Would the city think for even a milli-second of renaming the Brooklyn Bridge the Ed Koch Bridge? NO Chance! This proposed renaming is an affront to the people of Queens - the gateway to our borough.
NO ONE will ever call the Queensboro Bridge the Ed Koch Bridge.

Renaming the Triboro Bridge cost about $4 million dollars. Though the city plans to raise funds from private sources, wouldn't you think a city in fiscal crisis might have a better way to spend a few million dollars? How about on schools, parks, transit?

Mayor Bloomberg, you don't want to be remembered by the people of New York City's largest borough as the Mayor who took away our bridge, do you?

Norwood Neighborhood Association says NO!!!

Mar. 18 2011 11:20 PM
Paul K, Esq. from QUEENS

The NY City Council is considering remaning the Queensboro Bride the Edward Koch Bridge?
I hope not! Ed Koch was a mediocre mayor of this city and did little if anything for the Borough of Queens. He is far more devoted to his personal position and visibility than the welfare of the city, esp. the "outer Boroughs". Renaming this beautiful structure, a HALLMARK of the borough of Queens would be an insult and a travesty.
LEAVE the Queensboro Bridge as a tribute to Queens; NOT a public servant.

Dec. 14 2010 04:45 AM
Phil from Queens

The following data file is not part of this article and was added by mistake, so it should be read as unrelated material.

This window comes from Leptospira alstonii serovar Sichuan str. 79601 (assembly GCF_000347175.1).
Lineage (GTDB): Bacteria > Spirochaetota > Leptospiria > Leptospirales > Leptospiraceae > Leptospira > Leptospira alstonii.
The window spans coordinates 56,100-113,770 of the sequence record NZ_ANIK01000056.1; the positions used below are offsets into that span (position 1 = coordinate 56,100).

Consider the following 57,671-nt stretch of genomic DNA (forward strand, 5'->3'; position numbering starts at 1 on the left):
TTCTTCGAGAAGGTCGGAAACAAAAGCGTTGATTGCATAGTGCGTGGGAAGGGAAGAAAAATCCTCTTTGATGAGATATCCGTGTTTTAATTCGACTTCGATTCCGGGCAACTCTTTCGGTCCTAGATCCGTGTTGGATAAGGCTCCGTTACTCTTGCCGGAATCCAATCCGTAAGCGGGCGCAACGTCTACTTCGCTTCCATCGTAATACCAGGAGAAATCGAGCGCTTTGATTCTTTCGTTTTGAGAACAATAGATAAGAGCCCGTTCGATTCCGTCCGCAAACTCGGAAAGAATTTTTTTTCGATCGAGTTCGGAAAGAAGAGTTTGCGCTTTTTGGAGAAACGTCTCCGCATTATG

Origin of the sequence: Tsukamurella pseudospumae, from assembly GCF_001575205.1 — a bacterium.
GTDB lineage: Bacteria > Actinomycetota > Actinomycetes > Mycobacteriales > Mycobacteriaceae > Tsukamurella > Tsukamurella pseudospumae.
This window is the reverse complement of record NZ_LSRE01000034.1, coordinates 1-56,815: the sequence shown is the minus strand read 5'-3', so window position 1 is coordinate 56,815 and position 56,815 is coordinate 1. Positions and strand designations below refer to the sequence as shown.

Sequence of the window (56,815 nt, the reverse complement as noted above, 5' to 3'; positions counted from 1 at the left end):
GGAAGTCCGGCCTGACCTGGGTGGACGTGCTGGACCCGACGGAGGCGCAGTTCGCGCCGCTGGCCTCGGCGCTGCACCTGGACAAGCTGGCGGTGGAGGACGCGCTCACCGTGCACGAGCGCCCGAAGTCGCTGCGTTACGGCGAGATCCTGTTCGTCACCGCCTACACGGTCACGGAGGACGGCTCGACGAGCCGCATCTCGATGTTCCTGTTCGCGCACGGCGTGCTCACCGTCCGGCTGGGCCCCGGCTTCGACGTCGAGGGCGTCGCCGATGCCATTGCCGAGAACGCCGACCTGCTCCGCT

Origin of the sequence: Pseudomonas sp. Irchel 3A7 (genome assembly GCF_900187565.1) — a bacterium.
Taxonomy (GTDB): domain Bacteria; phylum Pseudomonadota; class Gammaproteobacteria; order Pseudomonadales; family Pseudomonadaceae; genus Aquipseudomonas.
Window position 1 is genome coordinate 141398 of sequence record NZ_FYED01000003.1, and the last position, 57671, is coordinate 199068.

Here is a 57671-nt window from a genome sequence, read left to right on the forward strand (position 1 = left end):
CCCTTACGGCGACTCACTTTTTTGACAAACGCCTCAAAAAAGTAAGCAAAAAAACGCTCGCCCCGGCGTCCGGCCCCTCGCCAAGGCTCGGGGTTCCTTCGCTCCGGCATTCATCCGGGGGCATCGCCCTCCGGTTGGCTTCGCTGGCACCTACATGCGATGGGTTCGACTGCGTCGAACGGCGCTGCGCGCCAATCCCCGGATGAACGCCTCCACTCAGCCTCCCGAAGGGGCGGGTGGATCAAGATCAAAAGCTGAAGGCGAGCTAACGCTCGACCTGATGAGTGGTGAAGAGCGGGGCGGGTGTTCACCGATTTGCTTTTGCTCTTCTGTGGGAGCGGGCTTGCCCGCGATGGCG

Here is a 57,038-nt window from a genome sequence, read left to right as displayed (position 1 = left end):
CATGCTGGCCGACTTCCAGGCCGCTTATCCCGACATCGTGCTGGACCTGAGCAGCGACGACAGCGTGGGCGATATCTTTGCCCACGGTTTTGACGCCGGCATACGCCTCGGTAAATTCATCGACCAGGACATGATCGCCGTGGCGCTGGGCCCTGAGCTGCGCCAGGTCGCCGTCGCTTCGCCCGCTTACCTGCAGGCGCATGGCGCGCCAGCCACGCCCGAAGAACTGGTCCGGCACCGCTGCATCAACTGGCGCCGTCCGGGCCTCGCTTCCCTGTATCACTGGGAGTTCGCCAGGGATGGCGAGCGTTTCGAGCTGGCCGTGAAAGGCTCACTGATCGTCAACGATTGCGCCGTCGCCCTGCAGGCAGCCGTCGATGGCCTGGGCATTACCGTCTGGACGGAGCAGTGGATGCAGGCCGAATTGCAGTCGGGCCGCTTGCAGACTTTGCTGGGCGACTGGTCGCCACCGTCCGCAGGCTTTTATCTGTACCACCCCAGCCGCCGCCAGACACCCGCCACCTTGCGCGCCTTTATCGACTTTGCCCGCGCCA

The Queensboro bridge shouldn't be renamed, but if it must, then not after Mayor Ed Koch. Ed Koch has no significant relation to Queens and that bridge is a Queens mascot and integral to the borough's identity. If you had to give a landmark to Mayor Koch, build him a new one or at least give him the Bronx-Whitestone or the Manhattan bridge because those (at least in namesake) have some connection to his political and personal lives. I don't know what the logic was for picking the QB bridge, but as a Queens native and some one who grew up crossing that bridge and crosses it daily still, I find the decision insulting.

Dec. 09 2010 11:07 AM
Amy from Brooklyn

I think the Battery Tunnel Underpass should be renamed The Tippel because it's the tunnel at the tip of Manhattan.

Dec. 09 2010 10:48 AM
Andrew Herzman from Long Island

Enough with the name changes! It causes confusion and is unnecessary! Politicians are public servants, not people to worship! Stop the nonsense and leave the names of or bridges,tunnels and highways alone!

Dec. 08 2010 11:38 PM